[an error occurred while processing this directive] LCD TV Buying Guide: Extended Warranties for LCD Television: What you Need to Know
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Extended Warranties For LCD TV and Monitors

What you need to know about LCD Television Warranties

Reviewer: Jack Burden

It is natural for anyone who's investing thousands of hard-earned dollars in a high-end flat-panel LCD television to wonder whether it might be worth it to spring for an extended warranty. And to those people, I say, "Absolutely."

Here's why:

TV manufacturers allow for a certain number of defective pixels per unit before said unit is officially considered "defective." Since there is no way to repair defective transistors once they have been embedded in the LCD display element, any LCD monitor with an excess of defective pixels will have to be replaced. Usually, you will know whether yours is a "defective" LCD TV right out of the box -- at which point you're still covered by the manufacturer's warranty. And, since tier 1 manufacturers warrant their products for one (1) full year, you have some time to ascertain whether or not your LCD TV is actually defective, pixel-wise, at least.

You need to realize, though, that a lot can happen to LCD displays after a year of use. There might have been sufficient time for all the defective pixels to have turned-up, but other things can go wrong, too. Like your backlight dimming prematurely … or your tuner malfunctioning … or your power supply acting irregularly. You can hope that any "bugs" in your LCD TV become apparent while it's still under the manufacturers warranty. Or you can purchase an extended warranty in case they do not.

Extended warranties are like insurance: You buy it hoping you'll never need it, then you use it realizing you did.

Extended warranties are essentially service contracts, which protect you against exorbitant after-warranty labor/repair costs (which can be upwards of $250 per hour) and pricey parts (which can be quite high, for example, if you have to replace a defective backlight). There is typically only one service center per area and therefore a monopoly which is never good for the pocket book.

It really is a no-brainer, but before you buy an extended warranty:

  • Make sure the warranty comes from a company that has demonstrated some staying power and has a good reputation. The Better Business Bureau has a new grading system that can help with this. One consistent performer with a good rating and price is the XpresServ warranty by DTVExpress.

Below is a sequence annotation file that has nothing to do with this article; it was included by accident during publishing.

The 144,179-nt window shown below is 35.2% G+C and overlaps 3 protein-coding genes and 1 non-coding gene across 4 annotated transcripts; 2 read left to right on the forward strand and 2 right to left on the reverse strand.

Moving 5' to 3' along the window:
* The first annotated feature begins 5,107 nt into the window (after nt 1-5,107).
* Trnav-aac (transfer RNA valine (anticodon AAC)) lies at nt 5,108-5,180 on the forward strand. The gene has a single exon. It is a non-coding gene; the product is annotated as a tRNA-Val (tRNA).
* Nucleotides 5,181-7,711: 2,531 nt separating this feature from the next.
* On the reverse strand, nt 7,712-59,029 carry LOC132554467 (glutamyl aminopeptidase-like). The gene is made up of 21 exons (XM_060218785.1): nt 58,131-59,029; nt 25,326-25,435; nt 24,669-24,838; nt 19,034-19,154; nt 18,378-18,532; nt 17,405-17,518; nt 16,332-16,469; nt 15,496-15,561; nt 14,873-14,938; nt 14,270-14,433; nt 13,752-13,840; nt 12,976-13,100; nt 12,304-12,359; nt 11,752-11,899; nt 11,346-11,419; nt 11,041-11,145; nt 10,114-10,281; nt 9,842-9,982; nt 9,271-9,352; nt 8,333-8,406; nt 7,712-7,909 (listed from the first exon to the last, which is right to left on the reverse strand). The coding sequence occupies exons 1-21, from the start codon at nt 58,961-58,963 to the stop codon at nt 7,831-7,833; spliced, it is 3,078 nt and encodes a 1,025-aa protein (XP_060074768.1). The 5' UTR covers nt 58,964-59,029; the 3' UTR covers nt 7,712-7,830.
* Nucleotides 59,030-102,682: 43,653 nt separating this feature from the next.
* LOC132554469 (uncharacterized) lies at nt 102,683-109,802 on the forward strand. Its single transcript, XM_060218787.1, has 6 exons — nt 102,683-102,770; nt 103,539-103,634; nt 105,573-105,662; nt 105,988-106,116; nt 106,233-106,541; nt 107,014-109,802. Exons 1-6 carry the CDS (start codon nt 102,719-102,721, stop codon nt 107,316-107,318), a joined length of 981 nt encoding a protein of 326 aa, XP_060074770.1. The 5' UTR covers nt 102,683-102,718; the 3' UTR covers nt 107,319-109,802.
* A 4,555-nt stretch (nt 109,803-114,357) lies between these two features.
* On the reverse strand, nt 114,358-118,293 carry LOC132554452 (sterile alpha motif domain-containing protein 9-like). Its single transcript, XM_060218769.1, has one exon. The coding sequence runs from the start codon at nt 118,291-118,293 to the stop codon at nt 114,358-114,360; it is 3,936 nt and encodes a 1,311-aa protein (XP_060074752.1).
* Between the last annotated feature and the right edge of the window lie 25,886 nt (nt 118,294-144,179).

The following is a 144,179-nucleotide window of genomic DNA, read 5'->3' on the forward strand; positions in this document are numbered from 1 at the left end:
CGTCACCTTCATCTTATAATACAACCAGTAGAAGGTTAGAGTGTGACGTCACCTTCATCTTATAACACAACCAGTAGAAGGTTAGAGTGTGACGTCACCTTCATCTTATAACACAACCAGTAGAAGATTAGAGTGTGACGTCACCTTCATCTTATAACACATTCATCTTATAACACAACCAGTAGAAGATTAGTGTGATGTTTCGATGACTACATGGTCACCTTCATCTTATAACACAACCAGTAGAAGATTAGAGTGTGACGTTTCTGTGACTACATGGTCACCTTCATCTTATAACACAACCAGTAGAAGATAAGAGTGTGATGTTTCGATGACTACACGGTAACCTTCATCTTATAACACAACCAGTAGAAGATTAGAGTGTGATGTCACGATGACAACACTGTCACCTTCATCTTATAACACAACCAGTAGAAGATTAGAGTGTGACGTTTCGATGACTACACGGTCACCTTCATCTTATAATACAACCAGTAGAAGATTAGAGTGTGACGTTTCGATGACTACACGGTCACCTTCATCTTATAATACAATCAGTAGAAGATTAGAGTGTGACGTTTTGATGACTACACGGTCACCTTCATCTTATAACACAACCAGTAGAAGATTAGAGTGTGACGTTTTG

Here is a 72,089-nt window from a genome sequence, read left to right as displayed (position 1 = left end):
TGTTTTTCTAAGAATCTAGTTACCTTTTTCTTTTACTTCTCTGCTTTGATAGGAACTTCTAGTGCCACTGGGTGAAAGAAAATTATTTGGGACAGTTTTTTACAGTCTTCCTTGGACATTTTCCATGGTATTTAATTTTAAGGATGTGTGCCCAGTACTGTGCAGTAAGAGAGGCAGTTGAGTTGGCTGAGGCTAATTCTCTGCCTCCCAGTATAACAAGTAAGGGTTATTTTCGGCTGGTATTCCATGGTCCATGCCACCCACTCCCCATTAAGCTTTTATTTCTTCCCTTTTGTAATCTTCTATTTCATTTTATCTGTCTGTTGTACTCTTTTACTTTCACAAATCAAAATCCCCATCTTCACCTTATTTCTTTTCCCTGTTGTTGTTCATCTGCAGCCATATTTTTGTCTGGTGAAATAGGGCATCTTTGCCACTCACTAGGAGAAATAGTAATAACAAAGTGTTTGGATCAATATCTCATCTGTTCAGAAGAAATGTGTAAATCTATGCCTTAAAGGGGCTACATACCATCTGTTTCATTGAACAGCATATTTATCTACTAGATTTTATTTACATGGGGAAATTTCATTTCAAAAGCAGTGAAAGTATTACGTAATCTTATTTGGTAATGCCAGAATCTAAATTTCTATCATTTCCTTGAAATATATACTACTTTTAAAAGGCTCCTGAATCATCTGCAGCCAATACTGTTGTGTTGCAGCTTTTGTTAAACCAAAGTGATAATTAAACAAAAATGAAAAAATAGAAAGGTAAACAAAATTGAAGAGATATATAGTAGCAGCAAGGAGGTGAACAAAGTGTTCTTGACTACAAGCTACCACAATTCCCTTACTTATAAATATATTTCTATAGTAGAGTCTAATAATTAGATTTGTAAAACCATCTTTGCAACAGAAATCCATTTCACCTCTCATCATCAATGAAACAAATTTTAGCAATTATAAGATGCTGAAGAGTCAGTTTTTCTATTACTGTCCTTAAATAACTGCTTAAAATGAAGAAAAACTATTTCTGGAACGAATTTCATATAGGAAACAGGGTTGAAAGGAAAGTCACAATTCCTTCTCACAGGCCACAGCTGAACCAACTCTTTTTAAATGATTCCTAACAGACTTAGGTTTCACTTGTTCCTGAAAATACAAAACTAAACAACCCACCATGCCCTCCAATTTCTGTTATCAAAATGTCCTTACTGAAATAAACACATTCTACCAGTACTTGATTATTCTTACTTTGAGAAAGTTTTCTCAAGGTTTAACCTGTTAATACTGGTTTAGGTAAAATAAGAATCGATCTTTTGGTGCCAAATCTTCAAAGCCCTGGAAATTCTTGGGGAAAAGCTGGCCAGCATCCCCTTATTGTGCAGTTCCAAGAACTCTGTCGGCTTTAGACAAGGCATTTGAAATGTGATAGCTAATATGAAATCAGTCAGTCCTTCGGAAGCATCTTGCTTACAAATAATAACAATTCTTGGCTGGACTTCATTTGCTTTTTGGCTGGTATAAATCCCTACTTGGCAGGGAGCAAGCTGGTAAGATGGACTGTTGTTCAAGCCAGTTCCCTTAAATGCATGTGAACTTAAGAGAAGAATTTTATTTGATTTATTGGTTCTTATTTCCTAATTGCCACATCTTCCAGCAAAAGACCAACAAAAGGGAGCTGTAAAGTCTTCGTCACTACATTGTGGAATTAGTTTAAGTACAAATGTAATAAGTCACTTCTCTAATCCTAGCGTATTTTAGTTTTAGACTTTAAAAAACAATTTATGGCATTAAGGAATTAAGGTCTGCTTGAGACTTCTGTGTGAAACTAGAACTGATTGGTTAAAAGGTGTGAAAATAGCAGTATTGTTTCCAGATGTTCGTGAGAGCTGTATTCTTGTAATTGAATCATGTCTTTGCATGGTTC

• Independent warranty companies often beat the TV retailers in price. From large big box retailers to the smallest TV reseller, dealers usually make a little on the TV and tons on the warranty - marking them up 200 to 300%! Try an independent warranty company that only sells warranties (not the product) for huge savings.
  • Realize that extended warranties begin after the manufacturer's warranty has ended. You can generally buy warranties in 2-, 3-, or 5-year intervals, though these warranties only go into effect after the original warranty expires. So, if your LCD TV comes with a one-year warranty from the manufacturer, and you buy a 3-year extended warranty, your TV is still only covered for 3 years from its purchase date.

Note: If the manufacturer warranty does not apply to your LCD television (because you didn't buy it from an Authorized Dealer) or becomes voided (because of misuse or outright abuse), it will not be covered by an extended warranty, either.

- An extended warranty is typically only as good as the manufacturers warranty. This is one reason to buy a better brand. Off brand TV models often come with stingy warranties of 90 days and "carry in" warranties. What you want is a manufacturers warranty with 1 year parts and labor and in home service if possible. Typically TVs over $500 will fit this description with tier 1 manufacturers.

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